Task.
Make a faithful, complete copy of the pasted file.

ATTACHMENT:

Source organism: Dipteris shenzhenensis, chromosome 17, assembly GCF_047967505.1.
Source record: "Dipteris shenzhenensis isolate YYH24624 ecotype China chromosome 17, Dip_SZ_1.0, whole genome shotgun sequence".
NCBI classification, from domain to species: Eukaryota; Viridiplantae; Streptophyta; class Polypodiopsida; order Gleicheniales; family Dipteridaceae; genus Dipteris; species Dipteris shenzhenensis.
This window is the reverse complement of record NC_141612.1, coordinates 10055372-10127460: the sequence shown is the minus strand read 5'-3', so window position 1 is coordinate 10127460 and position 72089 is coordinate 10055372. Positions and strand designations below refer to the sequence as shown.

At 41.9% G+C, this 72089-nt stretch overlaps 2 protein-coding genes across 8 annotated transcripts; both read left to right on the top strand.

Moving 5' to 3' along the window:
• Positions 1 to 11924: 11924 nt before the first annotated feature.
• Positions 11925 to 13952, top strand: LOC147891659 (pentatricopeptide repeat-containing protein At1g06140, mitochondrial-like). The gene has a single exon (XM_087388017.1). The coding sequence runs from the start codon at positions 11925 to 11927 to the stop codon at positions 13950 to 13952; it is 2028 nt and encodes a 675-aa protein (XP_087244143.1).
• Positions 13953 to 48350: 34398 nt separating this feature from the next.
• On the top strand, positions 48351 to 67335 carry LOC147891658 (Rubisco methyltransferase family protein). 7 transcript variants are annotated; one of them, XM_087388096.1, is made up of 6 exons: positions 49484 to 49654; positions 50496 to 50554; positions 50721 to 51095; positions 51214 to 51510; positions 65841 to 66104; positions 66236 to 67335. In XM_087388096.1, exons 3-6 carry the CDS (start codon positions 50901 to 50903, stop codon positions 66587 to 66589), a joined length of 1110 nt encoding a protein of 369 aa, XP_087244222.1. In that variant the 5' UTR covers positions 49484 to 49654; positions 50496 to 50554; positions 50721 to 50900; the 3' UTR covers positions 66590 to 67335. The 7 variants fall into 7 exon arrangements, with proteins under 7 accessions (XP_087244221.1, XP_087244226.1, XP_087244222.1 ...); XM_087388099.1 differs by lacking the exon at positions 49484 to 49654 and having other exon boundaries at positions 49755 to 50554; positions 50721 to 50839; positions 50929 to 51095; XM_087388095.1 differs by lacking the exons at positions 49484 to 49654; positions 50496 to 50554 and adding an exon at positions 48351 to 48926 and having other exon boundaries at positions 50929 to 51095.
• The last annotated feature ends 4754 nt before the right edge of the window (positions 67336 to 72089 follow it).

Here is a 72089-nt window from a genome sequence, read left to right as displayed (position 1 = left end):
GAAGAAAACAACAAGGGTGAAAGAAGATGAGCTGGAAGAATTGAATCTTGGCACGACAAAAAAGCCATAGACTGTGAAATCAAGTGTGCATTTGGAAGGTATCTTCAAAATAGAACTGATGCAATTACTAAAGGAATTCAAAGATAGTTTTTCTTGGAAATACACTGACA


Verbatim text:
Source organism: Dipteris shenzhenensis, chromosome 17, assembly GCF_047967505.1.
Source record: "Dipteris shenzhenensis isolate YYH24624 ecotype China chromosome 17, Dip_SZ_1.0, whole genome shotgun sequence".
NCBI classification, from domain to species: Eukaryota; Viridiplantae; Streptophyta; class Polypodiopsida; order Gleicheniales; family Dipteridaceae; genus Dipteris; species Dipteris shenzhenensis.
This window is the reverse complement of record NC_141612.1, coordinates 10055372-10127460: the sequence shown is the minus strand read 5'-3', so window position 1 is coordinate 10127460 and position 72089 is coordinate 10055372. Positions and strand designations below refer to the sequence as shown.

At 41.9% G+C, this 72089-nt stretch overlaps 2 protein-coding genes across 8 annotated transcripts; both read left to right on the top strand.

Moving 5' to 3' along the window:
• Positions 1 to 11924: 11924 nt before the first annotated feature.
• Positions 11925 to 13952, top strand: LOC147891659 (pentatricopeptide repeat-containing protein At1g06140, mitochondrial-like). The gene has a single exon (XM_087388017.1). The coding sequence runs from the start codon at positions 11925 to 11927 to the stop codon at positions 13950 to 13952; it is 2028 nt and encodes a 675-aa protein (XP_087244143.1).
• Positions 13953 to 48350: 34398 nt separating this feature from the next.
• On the top strand, positions 48351 to 67335 carry LOC147891658 (Rubisco methyltransferase family protein). 7 transcript variants are annotated; one of them, XM_087388096.1, is made up of 6 exons: positions 49484 to 49654; positions 50496 to 50554; positions 50721 to 51095; positions 51214 to 51510; positions 65841 to 66104; positions 66236 to 67335. In XM_087388096.1, exons 3-6 carry the CDS (start codon positions 50901 to 50903, stop codon positions 66587 to 66589), a joined length of 1110 nt encoding a protein of 369 aa, XP_087244222.1. In that variant the 5' UTR covers positions 49484 to 49654; positions 50496 to 50554; positions 50721 to 50900; the 3' UTR covers positions 66590 to 67335. The 7 variants fall into 7 exon arrangements, with proteins under 7 accessions (XP_087244221.1, XP_087244226.1, XP_087244222.1 ...); XM_087388099.1 differs by lacking the exon at positions 49484 to 49654 and having other exon boundaries at positions 49755 to 50554; positions 50721 to 50839; positions 50929 to 51095; XM_087388095.1 differs by lacking the exons at positions 49484 to 49654; positions 50496 to 50554 and adding an exon at positions 48351 to 48926 and having other exon boundaries at positions 50929 to 51095.
• The last annotated feature ends 4754 nt before the right edge of the window (positions 67336 to 72089 follow it).

Here is a 72089-nt window from a genome sequence, read left to right as displayed (position 1 = left end):
GAAGAAAACAACAAGGGTGAAAGAAGATGAGCTGGAAGAATTGAATCTTGGCACGACAAAAAAGCCATAGACTGTGAAATCAAGTGTGCATTTGGAAGGTATCTTCAAAATAGAACTGATGCAATTACTAAAGGAATTCAAAGATAGTTTTTCTTGGAAATACACTGACA